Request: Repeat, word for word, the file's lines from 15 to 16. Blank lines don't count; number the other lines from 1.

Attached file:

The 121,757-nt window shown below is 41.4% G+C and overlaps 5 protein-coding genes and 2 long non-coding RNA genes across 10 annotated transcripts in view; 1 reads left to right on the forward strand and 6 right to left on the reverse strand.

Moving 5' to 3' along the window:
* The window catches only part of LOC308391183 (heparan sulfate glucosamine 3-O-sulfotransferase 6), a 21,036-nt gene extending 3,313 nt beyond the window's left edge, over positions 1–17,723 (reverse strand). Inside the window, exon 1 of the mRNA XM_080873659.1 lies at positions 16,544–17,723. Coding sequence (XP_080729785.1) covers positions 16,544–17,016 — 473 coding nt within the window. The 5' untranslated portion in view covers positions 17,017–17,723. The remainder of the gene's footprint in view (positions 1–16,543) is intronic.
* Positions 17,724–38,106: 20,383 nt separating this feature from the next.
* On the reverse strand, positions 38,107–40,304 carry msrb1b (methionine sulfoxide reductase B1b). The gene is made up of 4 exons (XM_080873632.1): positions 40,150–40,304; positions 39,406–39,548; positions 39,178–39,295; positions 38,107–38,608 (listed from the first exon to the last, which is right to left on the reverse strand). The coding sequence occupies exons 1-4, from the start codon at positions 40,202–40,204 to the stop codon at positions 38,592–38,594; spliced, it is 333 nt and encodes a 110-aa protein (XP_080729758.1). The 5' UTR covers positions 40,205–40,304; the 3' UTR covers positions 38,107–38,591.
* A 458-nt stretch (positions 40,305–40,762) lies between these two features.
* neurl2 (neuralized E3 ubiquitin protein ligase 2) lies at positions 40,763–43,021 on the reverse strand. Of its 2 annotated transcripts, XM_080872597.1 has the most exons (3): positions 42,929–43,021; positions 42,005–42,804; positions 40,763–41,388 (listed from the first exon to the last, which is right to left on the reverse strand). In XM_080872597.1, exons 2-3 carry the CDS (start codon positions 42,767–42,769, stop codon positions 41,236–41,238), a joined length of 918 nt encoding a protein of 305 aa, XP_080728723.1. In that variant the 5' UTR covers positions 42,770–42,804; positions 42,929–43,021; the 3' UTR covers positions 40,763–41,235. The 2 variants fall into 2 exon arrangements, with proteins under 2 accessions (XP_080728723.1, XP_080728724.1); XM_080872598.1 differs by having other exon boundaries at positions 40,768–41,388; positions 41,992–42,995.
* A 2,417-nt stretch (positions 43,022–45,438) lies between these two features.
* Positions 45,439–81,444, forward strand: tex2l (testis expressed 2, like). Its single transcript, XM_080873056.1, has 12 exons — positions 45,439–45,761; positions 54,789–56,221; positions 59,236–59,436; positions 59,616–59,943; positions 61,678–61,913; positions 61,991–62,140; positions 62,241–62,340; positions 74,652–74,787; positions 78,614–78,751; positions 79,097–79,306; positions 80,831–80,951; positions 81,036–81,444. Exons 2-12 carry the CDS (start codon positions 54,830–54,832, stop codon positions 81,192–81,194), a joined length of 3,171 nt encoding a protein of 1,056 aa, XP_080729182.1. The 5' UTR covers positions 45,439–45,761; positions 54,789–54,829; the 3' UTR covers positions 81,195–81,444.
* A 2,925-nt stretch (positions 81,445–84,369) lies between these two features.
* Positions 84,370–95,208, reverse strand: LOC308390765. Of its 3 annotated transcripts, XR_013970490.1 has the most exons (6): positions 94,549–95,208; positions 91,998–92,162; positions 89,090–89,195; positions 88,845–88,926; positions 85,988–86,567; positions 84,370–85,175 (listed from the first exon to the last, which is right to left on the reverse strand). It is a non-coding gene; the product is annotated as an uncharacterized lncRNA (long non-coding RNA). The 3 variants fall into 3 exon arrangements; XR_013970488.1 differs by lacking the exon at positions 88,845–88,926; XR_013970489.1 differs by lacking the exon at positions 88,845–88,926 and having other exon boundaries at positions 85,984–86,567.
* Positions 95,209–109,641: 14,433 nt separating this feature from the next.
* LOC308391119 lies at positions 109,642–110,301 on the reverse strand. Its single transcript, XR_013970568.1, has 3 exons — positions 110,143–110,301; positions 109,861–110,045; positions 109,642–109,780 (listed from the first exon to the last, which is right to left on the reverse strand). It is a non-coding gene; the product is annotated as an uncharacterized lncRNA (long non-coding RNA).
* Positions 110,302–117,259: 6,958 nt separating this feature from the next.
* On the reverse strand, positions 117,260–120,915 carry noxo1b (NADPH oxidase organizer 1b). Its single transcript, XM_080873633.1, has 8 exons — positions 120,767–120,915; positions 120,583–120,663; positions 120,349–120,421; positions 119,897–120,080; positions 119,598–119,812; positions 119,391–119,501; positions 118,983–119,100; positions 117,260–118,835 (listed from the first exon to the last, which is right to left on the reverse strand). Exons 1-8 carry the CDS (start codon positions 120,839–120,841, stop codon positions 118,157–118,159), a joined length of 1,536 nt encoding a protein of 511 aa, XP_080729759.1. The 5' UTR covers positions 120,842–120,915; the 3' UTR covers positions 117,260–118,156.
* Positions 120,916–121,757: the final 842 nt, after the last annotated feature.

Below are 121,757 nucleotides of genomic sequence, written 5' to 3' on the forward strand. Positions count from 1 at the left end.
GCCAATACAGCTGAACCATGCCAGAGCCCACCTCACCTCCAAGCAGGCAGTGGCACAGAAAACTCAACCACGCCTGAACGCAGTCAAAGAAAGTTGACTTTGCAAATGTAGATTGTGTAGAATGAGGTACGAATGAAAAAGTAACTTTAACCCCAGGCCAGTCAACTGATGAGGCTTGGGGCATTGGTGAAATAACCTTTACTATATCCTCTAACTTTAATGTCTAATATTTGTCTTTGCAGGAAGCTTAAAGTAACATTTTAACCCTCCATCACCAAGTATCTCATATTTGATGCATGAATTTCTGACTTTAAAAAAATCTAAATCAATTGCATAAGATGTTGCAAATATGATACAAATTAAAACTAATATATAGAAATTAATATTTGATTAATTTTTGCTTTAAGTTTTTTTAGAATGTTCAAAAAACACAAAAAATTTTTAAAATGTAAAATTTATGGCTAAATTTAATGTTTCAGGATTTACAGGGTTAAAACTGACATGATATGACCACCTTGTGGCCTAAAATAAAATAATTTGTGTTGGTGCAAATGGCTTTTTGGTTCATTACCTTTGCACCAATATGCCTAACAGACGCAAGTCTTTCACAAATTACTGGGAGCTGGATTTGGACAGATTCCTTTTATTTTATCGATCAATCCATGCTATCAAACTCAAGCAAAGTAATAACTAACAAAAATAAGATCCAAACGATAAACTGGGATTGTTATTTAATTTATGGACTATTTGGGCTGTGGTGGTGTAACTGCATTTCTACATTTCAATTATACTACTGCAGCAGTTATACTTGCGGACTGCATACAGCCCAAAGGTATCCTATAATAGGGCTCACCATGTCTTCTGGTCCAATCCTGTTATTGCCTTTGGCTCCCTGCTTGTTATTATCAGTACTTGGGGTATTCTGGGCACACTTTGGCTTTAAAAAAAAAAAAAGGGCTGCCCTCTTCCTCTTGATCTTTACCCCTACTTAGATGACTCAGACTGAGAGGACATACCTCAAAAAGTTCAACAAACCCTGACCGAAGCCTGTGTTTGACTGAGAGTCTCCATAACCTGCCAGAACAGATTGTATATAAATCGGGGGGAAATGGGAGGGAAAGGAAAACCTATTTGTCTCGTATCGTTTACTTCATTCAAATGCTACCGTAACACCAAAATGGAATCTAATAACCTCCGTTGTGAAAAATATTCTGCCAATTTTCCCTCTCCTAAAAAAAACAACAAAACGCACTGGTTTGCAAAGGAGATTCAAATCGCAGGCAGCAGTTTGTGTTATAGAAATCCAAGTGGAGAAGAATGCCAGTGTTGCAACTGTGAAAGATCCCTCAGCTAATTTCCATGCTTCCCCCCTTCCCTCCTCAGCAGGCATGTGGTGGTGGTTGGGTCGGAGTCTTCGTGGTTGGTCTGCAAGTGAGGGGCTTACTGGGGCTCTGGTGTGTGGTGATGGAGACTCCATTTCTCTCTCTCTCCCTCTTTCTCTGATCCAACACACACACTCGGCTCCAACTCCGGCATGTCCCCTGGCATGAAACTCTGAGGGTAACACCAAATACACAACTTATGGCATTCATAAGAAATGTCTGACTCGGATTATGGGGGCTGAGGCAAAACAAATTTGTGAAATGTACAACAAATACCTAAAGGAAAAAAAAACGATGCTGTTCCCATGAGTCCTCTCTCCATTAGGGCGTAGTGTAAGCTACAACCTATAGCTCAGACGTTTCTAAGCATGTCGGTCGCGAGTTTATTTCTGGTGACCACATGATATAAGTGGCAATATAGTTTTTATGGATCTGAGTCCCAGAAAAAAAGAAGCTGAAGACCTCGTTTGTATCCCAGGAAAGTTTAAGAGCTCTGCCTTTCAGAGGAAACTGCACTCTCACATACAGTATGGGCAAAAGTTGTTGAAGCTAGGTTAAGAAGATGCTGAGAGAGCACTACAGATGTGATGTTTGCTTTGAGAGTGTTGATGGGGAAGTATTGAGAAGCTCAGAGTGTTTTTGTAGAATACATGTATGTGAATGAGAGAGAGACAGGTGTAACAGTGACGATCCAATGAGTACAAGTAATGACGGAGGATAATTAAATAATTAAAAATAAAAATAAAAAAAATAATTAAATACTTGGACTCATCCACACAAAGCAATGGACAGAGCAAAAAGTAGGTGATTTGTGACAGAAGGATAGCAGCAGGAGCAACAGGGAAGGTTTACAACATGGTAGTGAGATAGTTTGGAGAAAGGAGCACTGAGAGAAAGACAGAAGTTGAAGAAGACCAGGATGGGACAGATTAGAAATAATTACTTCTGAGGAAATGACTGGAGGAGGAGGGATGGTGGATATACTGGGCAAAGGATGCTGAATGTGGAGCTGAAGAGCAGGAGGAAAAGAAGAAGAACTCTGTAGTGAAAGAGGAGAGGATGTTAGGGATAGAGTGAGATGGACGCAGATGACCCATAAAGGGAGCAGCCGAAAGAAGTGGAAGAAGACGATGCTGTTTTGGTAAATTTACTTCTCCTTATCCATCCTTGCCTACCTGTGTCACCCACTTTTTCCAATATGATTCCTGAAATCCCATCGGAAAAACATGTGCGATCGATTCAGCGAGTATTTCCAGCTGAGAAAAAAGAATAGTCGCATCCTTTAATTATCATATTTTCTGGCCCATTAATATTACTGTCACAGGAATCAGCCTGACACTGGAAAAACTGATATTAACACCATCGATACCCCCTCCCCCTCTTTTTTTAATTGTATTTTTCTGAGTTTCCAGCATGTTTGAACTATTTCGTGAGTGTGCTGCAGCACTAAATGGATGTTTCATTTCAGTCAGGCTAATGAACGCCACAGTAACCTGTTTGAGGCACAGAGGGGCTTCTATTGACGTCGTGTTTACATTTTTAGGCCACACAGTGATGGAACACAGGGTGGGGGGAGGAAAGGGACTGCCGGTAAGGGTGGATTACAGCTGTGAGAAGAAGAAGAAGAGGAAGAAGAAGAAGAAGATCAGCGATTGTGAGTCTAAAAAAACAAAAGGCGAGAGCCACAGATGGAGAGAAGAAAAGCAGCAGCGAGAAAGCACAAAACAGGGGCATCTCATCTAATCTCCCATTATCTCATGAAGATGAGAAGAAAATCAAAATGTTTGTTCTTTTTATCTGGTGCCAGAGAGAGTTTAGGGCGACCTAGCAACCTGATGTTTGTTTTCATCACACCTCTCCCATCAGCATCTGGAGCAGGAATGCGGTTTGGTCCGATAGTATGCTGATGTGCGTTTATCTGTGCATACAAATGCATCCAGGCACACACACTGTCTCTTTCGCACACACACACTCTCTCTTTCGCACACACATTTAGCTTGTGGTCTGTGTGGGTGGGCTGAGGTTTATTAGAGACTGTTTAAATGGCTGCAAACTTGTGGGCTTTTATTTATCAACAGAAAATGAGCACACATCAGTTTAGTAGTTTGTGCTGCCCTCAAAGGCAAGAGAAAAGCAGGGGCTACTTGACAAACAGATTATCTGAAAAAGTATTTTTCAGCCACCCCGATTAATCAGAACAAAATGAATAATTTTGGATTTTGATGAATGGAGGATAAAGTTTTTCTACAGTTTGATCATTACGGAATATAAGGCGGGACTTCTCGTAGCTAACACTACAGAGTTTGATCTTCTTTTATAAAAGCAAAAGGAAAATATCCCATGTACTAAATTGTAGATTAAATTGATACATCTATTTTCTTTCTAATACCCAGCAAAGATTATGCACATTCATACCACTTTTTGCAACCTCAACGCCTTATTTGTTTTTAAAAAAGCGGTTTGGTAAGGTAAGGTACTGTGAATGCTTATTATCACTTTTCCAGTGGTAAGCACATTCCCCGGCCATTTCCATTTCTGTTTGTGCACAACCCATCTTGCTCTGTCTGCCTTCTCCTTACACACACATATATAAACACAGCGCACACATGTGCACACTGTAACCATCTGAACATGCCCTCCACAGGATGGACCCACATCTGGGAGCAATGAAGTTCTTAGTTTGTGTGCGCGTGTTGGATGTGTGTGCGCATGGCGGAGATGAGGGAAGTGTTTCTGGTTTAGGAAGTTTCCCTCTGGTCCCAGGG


* On the reverse strand, positions 117,260–120,915 carry noxo1b (NADPH oxidase organizer 1b). Its single transcript, XM_080873633.1, has 8 exons — positions 120,767–120,915; positions 120,583–120,663; positions 120,349–120,421; positions 119,897–120,080; positions 119,598–119,812; positions 119,391–119,501; positions 118,983–119,100; positions 117,260–118,835 (listed from the first exon to the last, which is right to left on the reverse strand). Exons 1-8 carry the CDS (start codon positions 120,839–120,841, stop codon positions 118,157–118,159), a joined length of 1,536 nt encoding a protein of 511 aa, XP_080729759.1. The 5' UTR covers positions 120,842–120,915; the 3' UTR covers positions 117,260–118,156.
* Positions 120,916–121,757: the final 842 nt, after the last annotated feature.